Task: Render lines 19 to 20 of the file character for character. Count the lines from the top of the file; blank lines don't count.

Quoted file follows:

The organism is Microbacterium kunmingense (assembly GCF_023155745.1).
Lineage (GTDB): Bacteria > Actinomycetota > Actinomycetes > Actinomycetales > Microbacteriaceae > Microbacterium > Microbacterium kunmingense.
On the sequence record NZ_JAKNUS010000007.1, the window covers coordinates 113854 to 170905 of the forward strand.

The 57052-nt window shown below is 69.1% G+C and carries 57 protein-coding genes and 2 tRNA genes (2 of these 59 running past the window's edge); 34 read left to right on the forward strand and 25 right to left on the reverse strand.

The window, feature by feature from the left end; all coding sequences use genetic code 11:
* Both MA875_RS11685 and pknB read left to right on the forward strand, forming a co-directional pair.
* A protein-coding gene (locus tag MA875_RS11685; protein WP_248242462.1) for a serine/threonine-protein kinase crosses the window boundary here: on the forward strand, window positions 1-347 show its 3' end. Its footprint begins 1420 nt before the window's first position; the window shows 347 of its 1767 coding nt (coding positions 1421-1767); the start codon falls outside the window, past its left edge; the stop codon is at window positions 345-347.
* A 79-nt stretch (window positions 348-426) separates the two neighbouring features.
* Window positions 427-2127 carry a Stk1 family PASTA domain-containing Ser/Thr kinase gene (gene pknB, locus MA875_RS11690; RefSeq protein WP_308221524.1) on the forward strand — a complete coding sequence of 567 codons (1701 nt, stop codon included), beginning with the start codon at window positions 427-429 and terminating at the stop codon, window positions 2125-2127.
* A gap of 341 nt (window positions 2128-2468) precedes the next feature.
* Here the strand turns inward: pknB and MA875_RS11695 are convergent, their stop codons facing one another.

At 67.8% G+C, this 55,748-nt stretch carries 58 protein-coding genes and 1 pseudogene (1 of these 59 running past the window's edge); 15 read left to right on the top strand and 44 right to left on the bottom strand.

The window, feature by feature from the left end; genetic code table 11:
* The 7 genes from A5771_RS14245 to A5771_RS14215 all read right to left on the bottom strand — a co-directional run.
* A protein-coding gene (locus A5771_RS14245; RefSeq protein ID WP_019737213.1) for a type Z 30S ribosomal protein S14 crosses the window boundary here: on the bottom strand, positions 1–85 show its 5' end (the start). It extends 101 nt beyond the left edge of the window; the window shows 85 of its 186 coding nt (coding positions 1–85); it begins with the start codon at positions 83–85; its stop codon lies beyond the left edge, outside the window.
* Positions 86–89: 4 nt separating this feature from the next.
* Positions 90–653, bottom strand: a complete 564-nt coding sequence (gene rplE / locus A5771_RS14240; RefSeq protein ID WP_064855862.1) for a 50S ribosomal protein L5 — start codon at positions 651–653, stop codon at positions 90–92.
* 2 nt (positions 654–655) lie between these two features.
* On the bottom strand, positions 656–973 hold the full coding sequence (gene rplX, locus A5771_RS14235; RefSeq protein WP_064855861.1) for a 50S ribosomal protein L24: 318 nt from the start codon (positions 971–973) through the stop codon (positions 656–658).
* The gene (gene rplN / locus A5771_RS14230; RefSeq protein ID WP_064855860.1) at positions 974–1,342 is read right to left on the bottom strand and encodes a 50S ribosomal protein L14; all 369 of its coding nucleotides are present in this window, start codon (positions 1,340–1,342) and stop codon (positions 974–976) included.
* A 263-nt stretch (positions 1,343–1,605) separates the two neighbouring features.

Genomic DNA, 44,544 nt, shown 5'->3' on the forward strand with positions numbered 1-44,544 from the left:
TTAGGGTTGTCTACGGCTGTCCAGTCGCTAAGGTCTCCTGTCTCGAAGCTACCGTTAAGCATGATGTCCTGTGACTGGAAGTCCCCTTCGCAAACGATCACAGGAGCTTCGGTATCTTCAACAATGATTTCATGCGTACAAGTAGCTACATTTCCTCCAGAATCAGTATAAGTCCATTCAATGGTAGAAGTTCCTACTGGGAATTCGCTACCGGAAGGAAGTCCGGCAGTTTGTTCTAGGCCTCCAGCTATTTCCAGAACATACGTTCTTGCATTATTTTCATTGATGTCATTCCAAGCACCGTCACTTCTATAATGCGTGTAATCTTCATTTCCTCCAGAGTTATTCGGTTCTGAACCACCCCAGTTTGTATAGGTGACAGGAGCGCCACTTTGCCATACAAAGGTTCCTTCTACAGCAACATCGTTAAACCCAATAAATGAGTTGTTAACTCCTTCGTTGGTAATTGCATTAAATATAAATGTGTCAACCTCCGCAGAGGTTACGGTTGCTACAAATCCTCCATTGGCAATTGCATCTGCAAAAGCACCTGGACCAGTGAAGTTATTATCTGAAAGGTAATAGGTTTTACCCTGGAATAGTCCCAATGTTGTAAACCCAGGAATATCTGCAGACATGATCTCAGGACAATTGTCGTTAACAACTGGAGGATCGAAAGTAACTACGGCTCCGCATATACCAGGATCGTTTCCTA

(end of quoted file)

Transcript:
* On the bottom strand, positions 656–973 hold the full coding sequence (gene rplX, locus A5771_RS14235; RefSeq protein WP_064855861.1) for a 50S ribosomal protein L24: 318 nt from the start codon (positions 971–973) through the stop codon (positions 656–658).
* The gene (gene rplN / locus A5771_RS14230; RefSeq protein ID WP_064855860.1) at positions 974–1,342 is read right to left on the bottom strand and encodes a 50S ribosomal protein L14; all 369 of its coding nucleotides are present in this window, start codon (positions 1,340–1,342) and stop codon (positions 974–976) included.